Esophagus Lab Report

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Introduction: Physiology is that branch of biology which deals with the functions of living systems. It also seeks to understand the individual development of functions and their alternation and adaptation with the continuously changing environments. The microscopic organisms often rely on molecular diffusion to provide them with nutrients and to remove waste products from them, whereas large organisms require more efficient means of transporting materials within their bodies. This transportation is accomplished using flowing liquids and gases. For example, Oxygen is swept into the lungs through a network of airways wherein the Oxygen diffuses into blood across the walls of alveoli and is then pumped by the heart through an extensive network…show more content…
During the motion of the bolus through esophagus smooth muscles contract behind the bolus to prevent it from being squeezed back into the mouth. Rhythmic unidirectional waves of contractions will work to rapidly force the food into the stomach through esophagus. This process works in one direction only and its sole purpose is to move food from the mouth into the stomach. In the esophagus, two types of peristalsis occur. First, there is a primary peristaltic wave which occurs when the bolus enters the esophagus during swallowing whichforces the bolus down the esophagus and into the stomach in a wave lasting about 8–9 seconds. This primary peristaltic wave travels down to the stomach even if the bolus of food, descends at a greater rate than the wave itself or for some reason gets stuck further up the esophagus. Second, in the event of bolus gets stuck or moves slower than the primary peristaltic wave which can happen when bolus is poorly lubricated, stretch receptors in the esophageal lining are stimulated and a local reflex response causes a secondary peristaltic wave around the bolus, forcing it further down the esophagus. These secondary peristaltic waves will continue indefinitely until the bolus enters the…show more content…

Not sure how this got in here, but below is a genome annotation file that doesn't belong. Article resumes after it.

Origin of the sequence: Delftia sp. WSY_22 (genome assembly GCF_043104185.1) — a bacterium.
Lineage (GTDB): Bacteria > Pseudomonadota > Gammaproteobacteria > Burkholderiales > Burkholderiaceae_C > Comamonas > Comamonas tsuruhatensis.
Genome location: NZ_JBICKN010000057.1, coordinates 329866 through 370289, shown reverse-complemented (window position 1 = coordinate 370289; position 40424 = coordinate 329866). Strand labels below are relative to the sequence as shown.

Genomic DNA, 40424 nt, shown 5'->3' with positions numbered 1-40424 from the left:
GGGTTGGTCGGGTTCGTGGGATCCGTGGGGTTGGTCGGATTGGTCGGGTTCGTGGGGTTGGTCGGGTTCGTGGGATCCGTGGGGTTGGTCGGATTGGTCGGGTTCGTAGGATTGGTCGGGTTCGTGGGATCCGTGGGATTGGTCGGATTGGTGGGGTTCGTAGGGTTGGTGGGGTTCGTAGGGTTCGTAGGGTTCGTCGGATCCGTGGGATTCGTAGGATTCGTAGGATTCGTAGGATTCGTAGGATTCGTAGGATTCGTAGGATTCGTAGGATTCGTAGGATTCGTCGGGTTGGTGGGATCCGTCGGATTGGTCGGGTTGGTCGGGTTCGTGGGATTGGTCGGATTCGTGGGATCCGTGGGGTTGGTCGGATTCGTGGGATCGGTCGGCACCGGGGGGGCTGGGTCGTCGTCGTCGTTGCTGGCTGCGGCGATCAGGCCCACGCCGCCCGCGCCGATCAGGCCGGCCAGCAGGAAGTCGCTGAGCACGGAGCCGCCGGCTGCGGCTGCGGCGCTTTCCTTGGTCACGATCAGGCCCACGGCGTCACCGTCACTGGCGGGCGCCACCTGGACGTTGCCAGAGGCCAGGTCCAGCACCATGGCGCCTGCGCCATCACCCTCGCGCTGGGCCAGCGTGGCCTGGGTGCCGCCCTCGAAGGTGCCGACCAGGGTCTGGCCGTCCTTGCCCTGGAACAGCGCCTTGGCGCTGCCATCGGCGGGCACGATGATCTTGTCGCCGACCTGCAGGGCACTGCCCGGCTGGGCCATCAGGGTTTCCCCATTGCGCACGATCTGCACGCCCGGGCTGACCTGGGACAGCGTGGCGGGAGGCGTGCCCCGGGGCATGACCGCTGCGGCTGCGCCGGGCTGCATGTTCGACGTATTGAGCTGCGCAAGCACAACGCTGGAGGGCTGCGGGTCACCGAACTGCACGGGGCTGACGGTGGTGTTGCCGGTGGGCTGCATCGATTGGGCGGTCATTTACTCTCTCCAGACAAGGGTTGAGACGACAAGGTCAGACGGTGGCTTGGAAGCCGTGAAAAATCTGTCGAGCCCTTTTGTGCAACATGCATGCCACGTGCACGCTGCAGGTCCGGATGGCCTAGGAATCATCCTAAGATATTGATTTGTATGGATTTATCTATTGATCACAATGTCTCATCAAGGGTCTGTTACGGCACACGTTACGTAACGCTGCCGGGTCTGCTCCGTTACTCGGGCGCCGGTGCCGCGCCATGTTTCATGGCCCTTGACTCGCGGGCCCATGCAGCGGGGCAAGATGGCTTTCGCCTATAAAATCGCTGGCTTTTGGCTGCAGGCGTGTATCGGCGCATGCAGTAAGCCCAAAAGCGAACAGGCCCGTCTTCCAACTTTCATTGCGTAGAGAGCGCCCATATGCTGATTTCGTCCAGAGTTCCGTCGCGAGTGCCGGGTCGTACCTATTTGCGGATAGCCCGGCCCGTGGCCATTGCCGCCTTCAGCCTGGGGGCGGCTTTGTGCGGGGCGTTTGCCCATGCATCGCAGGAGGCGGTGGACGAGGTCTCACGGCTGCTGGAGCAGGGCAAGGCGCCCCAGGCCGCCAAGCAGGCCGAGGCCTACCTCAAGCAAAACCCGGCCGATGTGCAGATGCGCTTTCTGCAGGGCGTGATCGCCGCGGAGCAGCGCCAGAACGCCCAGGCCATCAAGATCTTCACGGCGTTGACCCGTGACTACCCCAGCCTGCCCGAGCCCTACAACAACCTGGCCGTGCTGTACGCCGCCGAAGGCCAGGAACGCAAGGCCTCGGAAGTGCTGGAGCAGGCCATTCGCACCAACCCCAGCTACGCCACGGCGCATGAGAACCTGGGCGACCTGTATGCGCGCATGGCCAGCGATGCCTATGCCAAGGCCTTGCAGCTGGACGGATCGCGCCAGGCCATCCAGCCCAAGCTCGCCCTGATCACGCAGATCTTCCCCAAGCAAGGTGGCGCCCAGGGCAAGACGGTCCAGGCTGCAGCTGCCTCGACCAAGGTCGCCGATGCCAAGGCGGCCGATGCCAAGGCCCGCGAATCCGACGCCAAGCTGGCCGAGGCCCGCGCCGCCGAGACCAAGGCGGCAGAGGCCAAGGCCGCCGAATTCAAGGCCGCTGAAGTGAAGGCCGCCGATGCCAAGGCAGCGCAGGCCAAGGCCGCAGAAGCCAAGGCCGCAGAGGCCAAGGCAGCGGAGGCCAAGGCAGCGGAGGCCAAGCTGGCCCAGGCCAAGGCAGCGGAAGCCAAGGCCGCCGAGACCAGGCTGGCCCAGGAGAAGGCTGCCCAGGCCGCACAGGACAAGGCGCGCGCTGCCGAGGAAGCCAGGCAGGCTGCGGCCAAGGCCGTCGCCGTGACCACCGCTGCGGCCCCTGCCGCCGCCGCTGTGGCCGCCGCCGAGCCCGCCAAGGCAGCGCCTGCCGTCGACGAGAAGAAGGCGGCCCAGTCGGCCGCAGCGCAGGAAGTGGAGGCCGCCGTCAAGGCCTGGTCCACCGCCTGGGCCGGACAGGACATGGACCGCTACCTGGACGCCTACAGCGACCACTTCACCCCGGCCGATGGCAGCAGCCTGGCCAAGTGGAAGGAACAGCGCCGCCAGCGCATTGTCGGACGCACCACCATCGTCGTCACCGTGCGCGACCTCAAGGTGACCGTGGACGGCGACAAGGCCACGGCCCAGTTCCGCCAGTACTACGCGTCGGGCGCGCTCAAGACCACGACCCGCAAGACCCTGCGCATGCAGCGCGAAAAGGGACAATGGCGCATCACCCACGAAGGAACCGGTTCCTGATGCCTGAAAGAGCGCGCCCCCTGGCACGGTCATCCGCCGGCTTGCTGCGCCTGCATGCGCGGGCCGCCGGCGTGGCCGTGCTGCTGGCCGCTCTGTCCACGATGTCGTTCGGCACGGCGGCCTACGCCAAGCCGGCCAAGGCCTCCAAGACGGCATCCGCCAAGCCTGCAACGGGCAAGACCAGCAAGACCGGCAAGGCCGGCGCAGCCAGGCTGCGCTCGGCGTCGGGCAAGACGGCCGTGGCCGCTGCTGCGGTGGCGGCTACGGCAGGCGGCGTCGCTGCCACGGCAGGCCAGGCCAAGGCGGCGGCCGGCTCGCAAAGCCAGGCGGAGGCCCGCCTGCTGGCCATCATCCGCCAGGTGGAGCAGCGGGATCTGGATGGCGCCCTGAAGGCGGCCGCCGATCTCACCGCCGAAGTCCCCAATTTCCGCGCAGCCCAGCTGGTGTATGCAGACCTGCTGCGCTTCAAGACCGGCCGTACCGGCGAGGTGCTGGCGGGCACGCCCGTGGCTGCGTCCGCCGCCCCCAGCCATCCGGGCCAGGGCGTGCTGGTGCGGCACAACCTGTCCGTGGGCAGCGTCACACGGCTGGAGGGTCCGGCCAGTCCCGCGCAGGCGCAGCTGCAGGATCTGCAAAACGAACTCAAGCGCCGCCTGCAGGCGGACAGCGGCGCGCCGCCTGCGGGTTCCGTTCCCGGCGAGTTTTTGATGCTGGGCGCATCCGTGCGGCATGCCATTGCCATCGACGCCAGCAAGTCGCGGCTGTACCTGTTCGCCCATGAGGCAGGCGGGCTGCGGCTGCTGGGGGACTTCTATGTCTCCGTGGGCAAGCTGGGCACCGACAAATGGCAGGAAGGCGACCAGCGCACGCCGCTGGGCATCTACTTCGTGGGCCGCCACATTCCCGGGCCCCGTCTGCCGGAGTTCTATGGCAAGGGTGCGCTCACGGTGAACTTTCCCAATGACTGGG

Due attention has not been given to the peristaltic mechanism in an asymmetric channel. Recently, physiologistsobserved that the intra-uterine fluid flow caused by myometrial contractions represents a peristalticmechanism and the myometrial contractions may occur in both symmetric and asymmetric directions. Eytanand Elad[2] have presented a mathematical model of wall induced peristaltic fluid flow in a two-dimensionalchannel with wave trains having a phase difference moving independently on the upper and lower walls tostimulate intra-uterine fluid motion in a sagittal cross-section of the

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